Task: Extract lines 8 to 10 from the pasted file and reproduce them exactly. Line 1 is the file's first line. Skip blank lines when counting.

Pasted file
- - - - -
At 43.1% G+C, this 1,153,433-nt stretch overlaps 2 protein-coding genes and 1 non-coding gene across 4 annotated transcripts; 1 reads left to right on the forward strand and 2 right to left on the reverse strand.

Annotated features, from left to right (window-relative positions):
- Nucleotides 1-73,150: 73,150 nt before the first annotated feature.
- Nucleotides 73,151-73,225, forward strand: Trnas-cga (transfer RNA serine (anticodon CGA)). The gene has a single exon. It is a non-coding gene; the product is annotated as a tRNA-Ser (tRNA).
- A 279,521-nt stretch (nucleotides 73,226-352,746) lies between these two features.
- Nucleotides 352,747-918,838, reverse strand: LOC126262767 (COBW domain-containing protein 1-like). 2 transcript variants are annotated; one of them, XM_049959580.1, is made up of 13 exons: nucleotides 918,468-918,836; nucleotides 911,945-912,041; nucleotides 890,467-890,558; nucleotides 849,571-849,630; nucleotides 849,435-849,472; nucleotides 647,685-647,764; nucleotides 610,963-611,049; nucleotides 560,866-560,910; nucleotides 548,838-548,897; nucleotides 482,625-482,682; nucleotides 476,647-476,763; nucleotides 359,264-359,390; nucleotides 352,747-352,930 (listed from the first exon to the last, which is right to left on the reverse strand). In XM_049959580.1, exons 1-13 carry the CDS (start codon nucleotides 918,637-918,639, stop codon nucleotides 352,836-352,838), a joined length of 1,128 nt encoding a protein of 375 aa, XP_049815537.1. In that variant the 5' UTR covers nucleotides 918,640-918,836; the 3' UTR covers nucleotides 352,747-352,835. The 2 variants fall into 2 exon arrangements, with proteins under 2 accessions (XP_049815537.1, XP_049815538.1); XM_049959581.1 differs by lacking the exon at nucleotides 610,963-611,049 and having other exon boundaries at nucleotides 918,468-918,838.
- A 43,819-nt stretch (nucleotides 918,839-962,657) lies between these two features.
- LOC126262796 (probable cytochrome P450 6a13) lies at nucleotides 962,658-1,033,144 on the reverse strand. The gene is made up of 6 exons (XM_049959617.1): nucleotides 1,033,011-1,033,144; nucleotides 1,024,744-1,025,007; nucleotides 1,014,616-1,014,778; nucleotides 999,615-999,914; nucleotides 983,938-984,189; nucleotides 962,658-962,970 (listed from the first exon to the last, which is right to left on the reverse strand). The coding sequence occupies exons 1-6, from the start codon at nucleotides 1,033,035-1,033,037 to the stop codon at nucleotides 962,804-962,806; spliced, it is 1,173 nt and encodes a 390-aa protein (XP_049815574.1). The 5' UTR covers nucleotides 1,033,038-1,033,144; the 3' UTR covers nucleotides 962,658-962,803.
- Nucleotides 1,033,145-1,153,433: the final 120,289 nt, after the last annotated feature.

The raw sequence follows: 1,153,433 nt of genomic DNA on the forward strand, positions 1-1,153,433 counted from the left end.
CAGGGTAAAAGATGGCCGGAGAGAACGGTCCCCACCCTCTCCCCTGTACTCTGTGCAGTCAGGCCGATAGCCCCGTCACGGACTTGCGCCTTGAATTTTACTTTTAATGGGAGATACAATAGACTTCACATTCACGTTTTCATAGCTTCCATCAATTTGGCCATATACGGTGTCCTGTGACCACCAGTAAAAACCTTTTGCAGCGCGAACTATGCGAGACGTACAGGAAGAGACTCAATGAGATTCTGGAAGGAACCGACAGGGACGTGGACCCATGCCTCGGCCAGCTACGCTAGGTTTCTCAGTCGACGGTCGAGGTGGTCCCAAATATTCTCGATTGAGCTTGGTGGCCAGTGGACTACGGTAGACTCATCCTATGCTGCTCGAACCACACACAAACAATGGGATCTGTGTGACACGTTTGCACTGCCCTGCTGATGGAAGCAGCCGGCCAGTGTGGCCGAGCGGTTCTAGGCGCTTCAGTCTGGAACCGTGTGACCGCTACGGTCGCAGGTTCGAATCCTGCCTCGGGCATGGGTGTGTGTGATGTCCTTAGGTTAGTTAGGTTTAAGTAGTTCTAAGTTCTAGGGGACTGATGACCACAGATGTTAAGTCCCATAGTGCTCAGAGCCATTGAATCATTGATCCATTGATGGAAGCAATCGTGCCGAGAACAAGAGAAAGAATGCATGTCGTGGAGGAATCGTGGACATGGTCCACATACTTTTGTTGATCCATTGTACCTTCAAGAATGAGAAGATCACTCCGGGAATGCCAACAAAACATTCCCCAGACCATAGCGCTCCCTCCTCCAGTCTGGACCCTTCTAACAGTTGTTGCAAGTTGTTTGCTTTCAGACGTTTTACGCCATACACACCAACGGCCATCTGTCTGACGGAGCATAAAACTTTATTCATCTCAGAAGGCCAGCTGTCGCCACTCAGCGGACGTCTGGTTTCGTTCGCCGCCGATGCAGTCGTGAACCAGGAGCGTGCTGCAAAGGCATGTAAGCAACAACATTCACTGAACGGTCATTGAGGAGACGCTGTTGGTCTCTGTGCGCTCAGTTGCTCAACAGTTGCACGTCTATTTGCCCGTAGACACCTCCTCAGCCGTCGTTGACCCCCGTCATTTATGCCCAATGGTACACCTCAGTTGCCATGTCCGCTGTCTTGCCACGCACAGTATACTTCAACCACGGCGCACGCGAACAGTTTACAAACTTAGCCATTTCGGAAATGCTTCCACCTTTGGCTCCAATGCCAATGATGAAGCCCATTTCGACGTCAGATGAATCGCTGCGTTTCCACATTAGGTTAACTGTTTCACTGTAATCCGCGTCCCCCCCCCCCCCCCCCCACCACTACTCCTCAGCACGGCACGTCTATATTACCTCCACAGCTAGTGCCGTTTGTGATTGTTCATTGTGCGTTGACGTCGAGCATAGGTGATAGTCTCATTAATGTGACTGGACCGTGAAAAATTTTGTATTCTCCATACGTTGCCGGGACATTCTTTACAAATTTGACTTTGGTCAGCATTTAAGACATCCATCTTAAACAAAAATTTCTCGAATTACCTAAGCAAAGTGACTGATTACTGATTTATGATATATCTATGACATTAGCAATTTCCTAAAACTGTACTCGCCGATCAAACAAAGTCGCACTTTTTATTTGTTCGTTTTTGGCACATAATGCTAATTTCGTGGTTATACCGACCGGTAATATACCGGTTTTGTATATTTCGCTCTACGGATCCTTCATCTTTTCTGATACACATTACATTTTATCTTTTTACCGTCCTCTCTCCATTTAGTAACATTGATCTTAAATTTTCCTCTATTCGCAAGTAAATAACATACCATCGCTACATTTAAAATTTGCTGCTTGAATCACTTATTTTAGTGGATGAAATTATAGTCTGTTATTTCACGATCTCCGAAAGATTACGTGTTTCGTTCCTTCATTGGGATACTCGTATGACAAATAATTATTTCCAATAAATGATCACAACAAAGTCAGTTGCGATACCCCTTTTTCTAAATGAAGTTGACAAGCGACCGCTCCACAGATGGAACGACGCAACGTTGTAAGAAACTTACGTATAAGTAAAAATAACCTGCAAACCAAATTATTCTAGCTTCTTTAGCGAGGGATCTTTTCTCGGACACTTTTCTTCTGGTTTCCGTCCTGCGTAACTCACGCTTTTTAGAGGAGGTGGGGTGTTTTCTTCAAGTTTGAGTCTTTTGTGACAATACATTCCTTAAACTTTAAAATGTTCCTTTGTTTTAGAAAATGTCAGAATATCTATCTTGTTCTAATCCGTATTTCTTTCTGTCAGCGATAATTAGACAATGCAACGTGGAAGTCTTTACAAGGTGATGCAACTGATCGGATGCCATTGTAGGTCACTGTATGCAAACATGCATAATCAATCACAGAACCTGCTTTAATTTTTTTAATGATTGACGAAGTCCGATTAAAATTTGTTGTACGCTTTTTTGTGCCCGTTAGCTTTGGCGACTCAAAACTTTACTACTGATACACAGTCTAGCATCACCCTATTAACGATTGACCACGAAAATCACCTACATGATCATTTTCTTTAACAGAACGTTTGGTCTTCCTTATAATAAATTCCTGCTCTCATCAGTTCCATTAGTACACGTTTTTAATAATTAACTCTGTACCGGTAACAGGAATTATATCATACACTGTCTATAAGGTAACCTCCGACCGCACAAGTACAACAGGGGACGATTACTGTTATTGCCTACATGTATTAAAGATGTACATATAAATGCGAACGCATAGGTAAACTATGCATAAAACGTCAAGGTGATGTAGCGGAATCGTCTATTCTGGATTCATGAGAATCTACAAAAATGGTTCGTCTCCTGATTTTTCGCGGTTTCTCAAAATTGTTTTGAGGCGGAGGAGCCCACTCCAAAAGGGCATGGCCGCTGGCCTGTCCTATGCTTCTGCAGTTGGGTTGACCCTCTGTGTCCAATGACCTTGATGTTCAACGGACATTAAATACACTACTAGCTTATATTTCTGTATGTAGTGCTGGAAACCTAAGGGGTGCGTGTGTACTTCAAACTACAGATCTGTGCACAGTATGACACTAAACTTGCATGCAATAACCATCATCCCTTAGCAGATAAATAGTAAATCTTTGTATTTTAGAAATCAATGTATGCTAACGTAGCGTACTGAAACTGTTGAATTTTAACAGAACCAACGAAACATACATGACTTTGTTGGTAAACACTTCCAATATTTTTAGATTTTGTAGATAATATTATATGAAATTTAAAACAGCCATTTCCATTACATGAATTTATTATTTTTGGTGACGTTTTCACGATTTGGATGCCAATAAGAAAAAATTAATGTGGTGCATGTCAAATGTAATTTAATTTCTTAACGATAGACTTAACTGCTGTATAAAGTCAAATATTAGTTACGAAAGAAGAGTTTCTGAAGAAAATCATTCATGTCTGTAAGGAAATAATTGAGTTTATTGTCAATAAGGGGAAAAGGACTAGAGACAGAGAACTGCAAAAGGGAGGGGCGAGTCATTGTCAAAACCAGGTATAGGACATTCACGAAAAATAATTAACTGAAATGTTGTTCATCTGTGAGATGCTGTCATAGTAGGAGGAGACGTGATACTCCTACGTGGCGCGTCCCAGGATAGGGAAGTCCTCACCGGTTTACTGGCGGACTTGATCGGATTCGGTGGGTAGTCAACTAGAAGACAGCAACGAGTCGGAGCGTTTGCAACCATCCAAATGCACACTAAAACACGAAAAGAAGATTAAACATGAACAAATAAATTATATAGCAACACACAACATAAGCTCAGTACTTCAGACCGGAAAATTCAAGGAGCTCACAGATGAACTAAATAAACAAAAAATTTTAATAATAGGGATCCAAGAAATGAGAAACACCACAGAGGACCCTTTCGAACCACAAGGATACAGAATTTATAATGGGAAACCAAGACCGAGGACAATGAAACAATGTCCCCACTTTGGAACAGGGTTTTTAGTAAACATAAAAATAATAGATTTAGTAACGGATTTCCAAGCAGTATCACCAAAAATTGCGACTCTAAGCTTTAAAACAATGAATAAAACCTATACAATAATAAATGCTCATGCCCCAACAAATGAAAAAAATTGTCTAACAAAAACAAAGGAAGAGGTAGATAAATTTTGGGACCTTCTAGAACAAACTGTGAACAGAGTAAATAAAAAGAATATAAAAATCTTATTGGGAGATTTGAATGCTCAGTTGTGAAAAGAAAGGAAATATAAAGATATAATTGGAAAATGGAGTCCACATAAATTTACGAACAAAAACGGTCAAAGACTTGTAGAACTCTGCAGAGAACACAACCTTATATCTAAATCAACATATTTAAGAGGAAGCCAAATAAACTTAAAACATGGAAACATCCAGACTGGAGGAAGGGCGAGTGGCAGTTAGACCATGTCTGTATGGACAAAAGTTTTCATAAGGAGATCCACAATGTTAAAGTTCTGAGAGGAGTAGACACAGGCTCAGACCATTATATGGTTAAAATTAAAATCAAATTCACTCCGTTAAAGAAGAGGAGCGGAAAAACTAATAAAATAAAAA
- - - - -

- LOC126262796 (probable cytochrome P450 6a13) lies at nucleotides 962,658-1,033,144 on the reverse strand. The gene is made up of 6 exons (XM_049959617.1): nucleotides 1,033,011-1,033,144; nucleotides 1,024,744-1,025,007; nucleotides 1,014,616-1,014,778; nucleotides 999,615-999,914; nucleotides 983,938-984,189; nucleotides 962,658-962,970 (listed from the first exon to the last, which is right to left on the reverse strand). The coding sequence occupies exons 1-6, from the start codon at nucleotides 1,033,035-1,033,037 to the stop codon at nucleotides 962,804-962,806; spliced, it is 1,173 nt and encodes a 390-aa protein (XP_049815574.1). The 5' UTR covers nucleotides 1,033,038-1,033,144; the 3' UTR covers nucleotides 962,658-962,803.
- Nucleotides 1,033,145-1,153,433: the final 120,289 nt, after the last annotated feature.

The raw sequence follows: 1,153,433 nt of genomic DNA on the forward strand, positions 1-1,153,433 counted from the left end.